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Continuing his exploration of the organization of complexity and the science of design, this new edition of Herbert Simon's classic work on artificial intelligence adds a chapter that sorts out the current themes and tools -- chaos, adaptive systems, genetic algorithms -- for analyzing complexity and complex systems. There are updates throughout the book as well. These take into account important advances in cognitive psychology and the science of design while confirming and extending the book's basic thesis: that a physical symbol system has the necessary and sufficient means for intelligent action. The chapter "Economic Reality" has also been revised to reflect a change in emphasis in Simon's thinking about the respective roles of organizations and markets in economic systems.



Artificial Minds

Artificial Minds Author Stan Franklin
ISBN-10 0262561093
Release 1997
Pages 449
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Stan Franklin is the perfect tour guide through the contemporary interdisciplinary matrix of artificial intelligence, cognitive science, cognitive neuroscience, artificial neural networks, artificial life, and robotics that is producing a new paradigm of mind. Along the way, Franklin makes the case for a perspective that rejects a rigid distinction between mind and non-mind in favor of a continuum from less to more mind.



Artificial Cognitive Systems

Artificial Cognitive Systems Author David Vernon
ISBN-10 9780262028387
Release 2014-10-17
Pages 288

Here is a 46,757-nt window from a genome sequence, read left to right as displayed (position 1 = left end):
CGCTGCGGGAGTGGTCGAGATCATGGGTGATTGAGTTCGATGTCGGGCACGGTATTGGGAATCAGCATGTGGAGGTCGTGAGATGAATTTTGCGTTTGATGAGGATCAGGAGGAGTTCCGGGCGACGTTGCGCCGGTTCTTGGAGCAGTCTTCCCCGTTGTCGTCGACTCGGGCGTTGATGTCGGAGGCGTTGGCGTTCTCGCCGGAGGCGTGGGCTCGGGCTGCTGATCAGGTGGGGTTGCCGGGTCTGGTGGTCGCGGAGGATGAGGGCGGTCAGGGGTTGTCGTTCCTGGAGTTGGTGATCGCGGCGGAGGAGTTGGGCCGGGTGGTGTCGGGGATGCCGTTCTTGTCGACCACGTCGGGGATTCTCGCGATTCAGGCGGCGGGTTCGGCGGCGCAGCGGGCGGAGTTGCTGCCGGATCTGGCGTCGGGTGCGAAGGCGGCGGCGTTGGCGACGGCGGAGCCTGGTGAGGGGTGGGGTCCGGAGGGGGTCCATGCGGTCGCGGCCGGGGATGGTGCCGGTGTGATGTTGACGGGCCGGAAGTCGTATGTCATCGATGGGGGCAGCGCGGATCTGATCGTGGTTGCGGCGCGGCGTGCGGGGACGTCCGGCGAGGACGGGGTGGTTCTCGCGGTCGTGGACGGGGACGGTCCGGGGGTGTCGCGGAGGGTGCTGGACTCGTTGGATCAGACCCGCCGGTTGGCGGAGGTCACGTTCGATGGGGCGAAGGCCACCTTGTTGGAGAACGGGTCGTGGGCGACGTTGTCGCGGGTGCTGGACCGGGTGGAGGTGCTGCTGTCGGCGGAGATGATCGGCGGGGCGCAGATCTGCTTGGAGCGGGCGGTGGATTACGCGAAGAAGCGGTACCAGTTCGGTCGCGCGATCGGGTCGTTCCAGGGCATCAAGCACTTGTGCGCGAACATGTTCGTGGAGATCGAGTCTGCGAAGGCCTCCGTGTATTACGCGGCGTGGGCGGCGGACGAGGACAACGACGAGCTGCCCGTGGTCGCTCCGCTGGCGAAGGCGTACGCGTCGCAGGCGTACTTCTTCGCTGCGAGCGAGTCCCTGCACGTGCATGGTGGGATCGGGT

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This book offers a concise and accessible introduction to the emerging field of artificial cognitive systems. Cognition, both natural and artificial, is about anticipating the need for action and developing the capacity to predict the outcome of those actions. Drawing on artificial intelligence, developmental psychology, and cognitive neuroscience, the field of artificial cognitive systems has as its ultimate goal the creation of computer-based systems that can interact with humans and serve society in a variety of ways. This primer brings together recent work in cognitive science and cognitive robotics to offer readers a solid grounding on key issues.The book first develops a working definition of cognitive systems -- broad enough to encompass multiple views of the subject and deep enough to help in the formulation of theories and models. It surveys the cognitivist, emergent, and hybrid paradigms of cognitive science and discusses cognitive architectures derived from them. It then turns to the key issues, with chapters devoted to autonomy, embodiment, learning and development, memory and prospection, knowledge and representation, and social cognition. Ideas are introduced in an intuitive, natural order, with an emphasis on the relationships among ideas and building to an overview of the field. The main text is straightforward and succinct; sidenotes drill deeper on specific topics and provide contextual links to further reading.